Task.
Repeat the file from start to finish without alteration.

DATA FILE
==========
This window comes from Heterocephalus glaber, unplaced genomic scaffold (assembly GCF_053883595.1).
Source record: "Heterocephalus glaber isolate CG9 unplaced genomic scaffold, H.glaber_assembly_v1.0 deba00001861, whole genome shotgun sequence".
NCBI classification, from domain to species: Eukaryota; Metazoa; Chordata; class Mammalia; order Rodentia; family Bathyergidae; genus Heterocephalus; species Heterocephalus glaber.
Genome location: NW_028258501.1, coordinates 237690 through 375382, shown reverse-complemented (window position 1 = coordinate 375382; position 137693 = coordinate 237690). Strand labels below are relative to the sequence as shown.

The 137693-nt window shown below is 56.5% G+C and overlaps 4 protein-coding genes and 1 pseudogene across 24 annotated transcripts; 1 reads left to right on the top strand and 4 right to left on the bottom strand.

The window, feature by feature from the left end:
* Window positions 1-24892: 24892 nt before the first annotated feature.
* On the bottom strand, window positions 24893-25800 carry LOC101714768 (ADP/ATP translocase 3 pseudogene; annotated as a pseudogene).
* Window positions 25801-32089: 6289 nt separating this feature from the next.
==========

This window comes from Heterocephalus glaber, unplaced genomic scaffold (assembly GCF_053883595.1).
Source record: "Heterocephalus glaber isolate CG9 unplaced genomic scaffold, H.glaber_assembly_v1.0 deba00001861, whole genome shotgun sequence".
NCBI classification, from domain to species: Eukaryota; Metazoa; Chordata; class Mammalia; order Rodentia; family Bathyergidae; genus Heterocephalus; species Heterocephalus glaber.
Genome location: NW_028258501.1, coordinates 237690 through 375382, shown reverse-complemented (window position 1 = coordinate 375382; position 137693 = coordinate 237690). Strand labels below are relative to the sequence as shown.

The 137693-nt window shown below is 56.5% G+C and overlaps 4 protein-coding genes and 1 pseudogene across 24 annotated transcripts; 1 reads left to right on the top strand and 4 right to left on the bottom strand.

The window, feature by feature from the left end:
* Window positions 1-24892: 24892 nt before the first annotated feature.
* On the bottom strand, window positions 24893-25800 carry LOC101714768 (ADP/ATP translocase 3 pseudogene; annotated as a pseudogene).
* Window positions 25801-32089: 6289 nt separating this feature from the next.